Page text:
Find which groups to join by using the Groups Directory feature and by looking up the profiles of people you admire in your desired career and seeing what groups they belong to. Try observing group discussions for a while to see what people are talking about, and then join in the conversation. Once you feel comfortable and confident, start to interact in discussions, post and answer questions and respond to polls. Groups are a great way to get noticed and start to build industry relationships.
4. Alert your network to your career change plans
Networking is crucial to a career change, particularly if you are currently employed and not able to publicly announce your career change plans. Start by reaching out individually to everyone you already know — friends, family, neighbors, former colleagues, former classmates — to explain your desired transition and ask directly for their support.
When you do this, don’t make the common mistake of sending out generic, blast messages about your job search. No one likes these and they generate little response. I know it’s time consuming, but the very best way to enlist your existing contacts in your career change efforts is to reach out to each person individually.
In each note, be very specific about what you’re looking for as people probably still identify you with your previous career. Ask to set up a phone call or coffee to meet and talk further, and be sure to offer to help each person with anything he or she might need. If you make the extra effort to connect one-on-one, most people will make the extra effort to help you.
5. Talk to anyone who works or has worked in the field you want to join
In addition to networking with your existing contacts in any industry, nothing beats talking to a real person who has firsthand experience in the profession that interests you. Ask your existing contacts if they know anyone in your desired field they would be willing introduce you to.
Additionally, use LinkedIn’s Advanced Search to research people in your desired industry with whom you have something in common (e.g. you attended the same university, worked at the same employer in the past or belong to a shared LinkedIn group). You can reach out through LinkedIn connection requests or InMail (if you have a premium account) to request a brief, informal discussion.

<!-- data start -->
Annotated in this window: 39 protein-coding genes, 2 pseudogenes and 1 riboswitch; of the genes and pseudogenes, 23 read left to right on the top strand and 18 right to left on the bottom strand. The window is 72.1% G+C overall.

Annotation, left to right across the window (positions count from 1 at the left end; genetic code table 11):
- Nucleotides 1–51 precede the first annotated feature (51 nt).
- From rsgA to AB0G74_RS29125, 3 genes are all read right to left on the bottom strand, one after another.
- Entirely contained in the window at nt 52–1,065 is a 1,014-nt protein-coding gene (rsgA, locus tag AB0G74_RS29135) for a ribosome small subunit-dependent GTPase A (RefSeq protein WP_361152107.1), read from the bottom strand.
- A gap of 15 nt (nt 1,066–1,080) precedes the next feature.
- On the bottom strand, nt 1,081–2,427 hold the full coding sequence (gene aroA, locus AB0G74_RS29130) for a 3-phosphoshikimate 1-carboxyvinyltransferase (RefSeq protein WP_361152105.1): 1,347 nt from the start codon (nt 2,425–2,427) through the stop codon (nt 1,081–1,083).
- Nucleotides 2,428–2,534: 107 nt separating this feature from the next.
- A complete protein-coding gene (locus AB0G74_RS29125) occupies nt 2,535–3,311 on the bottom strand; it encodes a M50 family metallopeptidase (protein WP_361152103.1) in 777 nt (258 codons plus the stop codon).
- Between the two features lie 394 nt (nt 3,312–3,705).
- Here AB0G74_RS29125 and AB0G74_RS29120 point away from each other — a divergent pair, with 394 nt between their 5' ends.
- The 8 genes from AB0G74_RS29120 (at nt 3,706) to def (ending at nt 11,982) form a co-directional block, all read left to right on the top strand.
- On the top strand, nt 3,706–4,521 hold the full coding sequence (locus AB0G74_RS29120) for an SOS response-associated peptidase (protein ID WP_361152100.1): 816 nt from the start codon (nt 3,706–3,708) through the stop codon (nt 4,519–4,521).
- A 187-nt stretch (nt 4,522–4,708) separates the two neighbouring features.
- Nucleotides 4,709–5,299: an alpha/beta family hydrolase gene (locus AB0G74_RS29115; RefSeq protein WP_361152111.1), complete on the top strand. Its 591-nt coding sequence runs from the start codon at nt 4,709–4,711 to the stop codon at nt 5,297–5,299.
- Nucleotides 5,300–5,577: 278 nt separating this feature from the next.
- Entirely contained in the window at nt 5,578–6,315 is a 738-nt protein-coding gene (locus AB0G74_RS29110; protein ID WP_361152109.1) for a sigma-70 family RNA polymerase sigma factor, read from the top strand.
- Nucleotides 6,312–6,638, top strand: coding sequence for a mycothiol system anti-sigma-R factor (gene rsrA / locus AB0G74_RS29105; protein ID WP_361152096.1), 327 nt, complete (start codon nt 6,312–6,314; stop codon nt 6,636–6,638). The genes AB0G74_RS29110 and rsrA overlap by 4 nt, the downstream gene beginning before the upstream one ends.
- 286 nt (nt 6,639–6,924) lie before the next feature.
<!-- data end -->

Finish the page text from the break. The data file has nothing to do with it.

During all of these conversations with industry members, ask people to recommend insider tips, must-read publications and advice on what jobs in their field are most realistic for people to transition into. Keep in mind that it’s not appropriate to ask any of these contacts for a job, just for advice and guidance. And don’t forget to send a gracious thank you email to thank people for their time.
6. Sign up for LinkedIn job alerts
Sign up for email alerts of LinkedIn job listings in your desired career field. You can customize these alerts by job function, location, keyword and other factors to make sure you’re receiving exactly the opportunities you want. It’s never too soon to start reviewing available positions and applying for roles that look like a good fit for your transferable skills. When applying for a job in a new profession, provide a detailed cover letter that maps your experience to the job requirements. If you can connect the dots for the employer, and showcase why you are a good fit for the job, you will be more successful in the application process.
7. Make real world changes
Finally, remember that LinkedIn and other people’s help can only do so much. You may find through your rebranding, research and networking efforts that you need to build additional skills and experience to successfully transition to the new position you are seeking. If this is the case, start to build new experiences any way you can — volunteer work, internships, blog posts, additional education, etc. — to show that you’re really serious about breaking into a new profession.
Have any other LinkedIn tips for career changers? Please share in the Comments! Or, share with us on @linkedin.